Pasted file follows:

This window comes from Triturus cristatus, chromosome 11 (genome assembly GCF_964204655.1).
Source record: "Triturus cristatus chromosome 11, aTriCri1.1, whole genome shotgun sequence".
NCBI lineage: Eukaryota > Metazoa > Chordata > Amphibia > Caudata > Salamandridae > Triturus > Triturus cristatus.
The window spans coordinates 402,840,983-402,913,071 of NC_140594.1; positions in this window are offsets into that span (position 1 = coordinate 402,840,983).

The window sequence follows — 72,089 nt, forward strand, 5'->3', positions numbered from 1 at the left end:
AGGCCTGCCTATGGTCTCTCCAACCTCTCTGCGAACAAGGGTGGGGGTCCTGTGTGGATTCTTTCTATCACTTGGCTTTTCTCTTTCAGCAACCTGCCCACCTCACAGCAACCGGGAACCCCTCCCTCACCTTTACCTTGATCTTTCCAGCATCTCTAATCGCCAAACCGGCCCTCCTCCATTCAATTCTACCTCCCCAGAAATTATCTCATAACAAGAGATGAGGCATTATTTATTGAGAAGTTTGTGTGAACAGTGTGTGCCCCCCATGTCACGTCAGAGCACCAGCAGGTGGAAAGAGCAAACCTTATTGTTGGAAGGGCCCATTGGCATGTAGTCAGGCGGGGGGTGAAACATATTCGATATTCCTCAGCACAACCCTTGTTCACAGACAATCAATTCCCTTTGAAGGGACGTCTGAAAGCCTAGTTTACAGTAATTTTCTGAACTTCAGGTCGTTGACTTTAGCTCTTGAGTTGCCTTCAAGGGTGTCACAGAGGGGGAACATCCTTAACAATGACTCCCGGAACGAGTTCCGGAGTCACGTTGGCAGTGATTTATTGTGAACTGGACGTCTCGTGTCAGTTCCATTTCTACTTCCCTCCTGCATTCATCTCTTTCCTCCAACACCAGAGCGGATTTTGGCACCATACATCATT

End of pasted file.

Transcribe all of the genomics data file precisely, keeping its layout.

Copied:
This window comes from Triturus cristatus, chromosome 11 (genome assembly GCF_964204655.1).
Source record: "Triturus cristatus chromosome 11, aTriCri1.1, whole genome shotgun sequence".
NCBI lineage: Eukaryota > Metazoa > Chordata > Amphibia > Caudata > Salamandridae > Triturus > Triturus cristatus.
The window spans coordinates 402,840,983-402,913,071 of NC_140594.1; positions in this window are offsets into that span (position 1 = coordinate 402,840,983).

The window sequence follows — 72,089 nt, forward strand, 5'->3', positions numbered from 1 at the left end:
AGGCCTGCCTATGGTCTCTCCAACCTCTCTGCGAACAAGGGTGGGGGTCCTGTGTGGATTCTTTCTATCACTTGGCTTTTCTCTTTCAGCAACCTGCCCACCTCACAGCAACCGGGAACCCCTCCCTCACCTTTACCTTGATCTTTCCAGCATCTCTAATCGCCAAACCGGCCCTCCTCCATTCAATTCTACCTCCCCAGAAATTATCTCATAACAAGAGATGAGGCATTATTTATTGAGAAGTTTGTGTGAACAGTGTGTGCCCCCCATGTCACGTCAGAGCACCAGCAGGTGGAAAGAGCAAACCTTATTGTTGGAAGGGCCCATTGGCATGTAGTCAGGCGGGGGGTGAAACATATTCGATATTCCTCAGCACAACCCTTGTTCACAGACAATCAATTCCCTTTGAAGGGACGTCTGAAAGCCTAGTTTACAGTAATTTTCTGAACTTCAGGTCGTTGACTTTAGCTCTTGAGTTGCCTTCAAGGGTGTCACAGAGGGGGAACATCCTTAACAATGACTCCCGGAACGAGTTCCGGAGTCACGTTGGCAGTGATTTATTGTGAACTGGACGTCTCGTGTCAGTTCCATTTCTACTTCCCTCCTGCATTCATCTCTTTCCTCCAACACCAGAGCGGATTTTGGCACCATACATCATT